Osteoporosis often is not the principal diagnosis code related to a healthcare visit because the condition is usually an underlying cause of another condition, in particular, fragility fractures that often occur after a fall or other seemingly minor incident. Many times in such healthcare visits, osteoporosis may not even be listed as a condition. Still, in 2011, primary osteoporosis was listed in 1.8 million hospital discharges and emergency department visits as a reason for the visit in the population aged 50 and over. Fragility fractures occurred in 1.2 million visits for people aged 50 years and older. (Reference Table 9B.5 PDF CSV)
Age is a factor in both primary osteoporosis diagnosis and in the occurrence of fragility fractures with most occurring in people after the age of 70. Nearly three-fourths (72%) of primary osteoporosis diagnoses were for people ages 70 years and older. However, in 2011, 9% of osteoporosis diagnoses was for people aged 50 to 59 years, and 19% of those aged 60 to 69 years. Among fragility fractures, 66% were for people aged 70 years and older, with the remainder split among those aged 50 to 69. The site of the fracture was particularly important with respect to age. The oldest group, those 70 years and older, were prone to fractures of the hip and vertebrae, as well as stress and pathological fractures. Fractures of the wrist and ankle or foot occurred across all people over the age of 50.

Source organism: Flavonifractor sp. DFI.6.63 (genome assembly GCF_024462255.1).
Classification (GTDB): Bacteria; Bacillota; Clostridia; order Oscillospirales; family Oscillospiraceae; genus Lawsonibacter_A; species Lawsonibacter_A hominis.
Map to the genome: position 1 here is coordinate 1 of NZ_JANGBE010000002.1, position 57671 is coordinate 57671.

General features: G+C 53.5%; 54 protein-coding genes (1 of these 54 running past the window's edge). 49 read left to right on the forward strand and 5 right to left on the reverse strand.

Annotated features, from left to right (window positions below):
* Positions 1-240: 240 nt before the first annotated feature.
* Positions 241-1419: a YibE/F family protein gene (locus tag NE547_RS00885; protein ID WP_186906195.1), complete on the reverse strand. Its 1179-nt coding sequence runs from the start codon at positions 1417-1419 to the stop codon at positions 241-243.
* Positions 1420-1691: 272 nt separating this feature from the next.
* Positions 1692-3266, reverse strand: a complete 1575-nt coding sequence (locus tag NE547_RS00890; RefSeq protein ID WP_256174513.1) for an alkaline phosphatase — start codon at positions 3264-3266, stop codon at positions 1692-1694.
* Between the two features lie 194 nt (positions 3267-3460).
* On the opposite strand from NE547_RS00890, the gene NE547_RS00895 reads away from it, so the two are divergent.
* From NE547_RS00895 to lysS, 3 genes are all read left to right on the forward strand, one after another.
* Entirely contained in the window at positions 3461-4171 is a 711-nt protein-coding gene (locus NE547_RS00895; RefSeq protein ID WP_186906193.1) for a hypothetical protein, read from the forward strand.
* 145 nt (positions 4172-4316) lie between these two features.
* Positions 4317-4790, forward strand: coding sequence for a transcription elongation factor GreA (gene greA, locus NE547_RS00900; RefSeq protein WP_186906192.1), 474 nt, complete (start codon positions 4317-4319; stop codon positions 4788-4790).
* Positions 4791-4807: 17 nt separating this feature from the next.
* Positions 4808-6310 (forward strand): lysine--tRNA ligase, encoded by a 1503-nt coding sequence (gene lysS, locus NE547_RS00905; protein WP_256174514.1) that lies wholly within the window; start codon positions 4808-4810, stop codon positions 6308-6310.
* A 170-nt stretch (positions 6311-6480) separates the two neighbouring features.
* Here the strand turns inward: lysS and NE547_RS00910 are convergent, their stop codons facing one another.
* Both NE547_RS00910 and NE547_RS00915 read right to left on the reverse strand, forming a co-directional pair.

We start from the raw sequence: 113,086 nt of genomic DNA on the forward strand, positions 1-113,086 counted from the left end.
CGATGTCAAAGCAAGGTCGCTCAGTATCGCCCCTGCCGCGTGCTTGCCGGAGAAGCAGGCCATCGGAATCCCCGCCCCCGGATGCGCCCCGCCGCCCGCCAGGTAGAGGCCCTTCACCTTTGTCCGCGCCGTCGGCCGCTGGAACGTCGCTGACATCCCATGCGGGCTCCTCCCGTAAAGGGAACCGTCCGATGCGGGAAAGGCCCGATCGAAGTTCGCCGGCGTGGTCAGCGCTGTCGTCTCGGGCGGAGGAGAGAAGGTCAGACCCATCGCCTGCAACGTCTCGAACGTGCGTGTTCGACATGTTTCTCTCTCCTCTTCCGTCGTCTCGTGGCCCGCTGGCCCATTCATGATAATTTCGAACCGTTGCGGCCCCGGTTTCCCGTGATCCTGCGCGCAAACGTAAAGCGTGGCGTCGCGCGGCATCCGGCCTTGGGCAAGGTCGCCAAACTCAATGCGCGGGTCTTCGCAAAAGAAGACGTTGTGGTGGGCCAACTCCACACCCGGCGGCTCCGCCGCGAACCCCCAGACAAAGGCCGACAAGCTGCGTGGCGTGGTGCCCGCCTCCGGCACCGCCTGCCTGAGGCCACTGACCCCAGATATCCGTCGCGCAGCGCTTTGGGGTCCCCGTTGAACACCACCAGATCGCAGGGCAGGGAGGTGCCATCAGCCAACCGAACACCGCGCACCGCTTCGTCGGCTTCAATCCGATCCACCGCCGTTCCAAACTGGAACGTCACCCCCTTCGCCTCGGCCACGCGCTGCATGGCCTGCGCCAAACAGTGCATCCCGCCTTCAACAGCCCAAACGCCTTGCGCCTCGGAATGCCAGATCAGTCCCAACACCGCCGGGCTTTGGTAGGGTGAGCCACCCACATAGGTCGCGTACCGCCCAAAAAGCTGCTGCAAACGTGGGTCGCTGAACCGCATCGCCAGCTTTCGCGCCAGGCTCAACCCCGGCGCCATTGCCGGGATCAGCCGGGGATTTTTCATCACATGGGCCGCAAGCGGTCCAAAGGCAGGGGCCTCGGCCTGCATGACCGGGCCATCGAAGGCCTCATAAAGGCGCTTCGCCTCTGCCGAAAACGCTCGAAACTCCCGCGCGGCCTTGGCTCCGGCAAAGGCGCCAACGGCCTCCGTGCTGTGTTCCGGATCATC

For 340,400 emergency department visits or hospital discharges for fragility fractures, or 16%, primary osteoporosis was also listed as a condition. The rate at which both diagnoses were made rose steadily as the population aged. Hospital discharge visits were more likely to include both primary osteoporosis and a fragility diagnosis than were visits to an emergency department.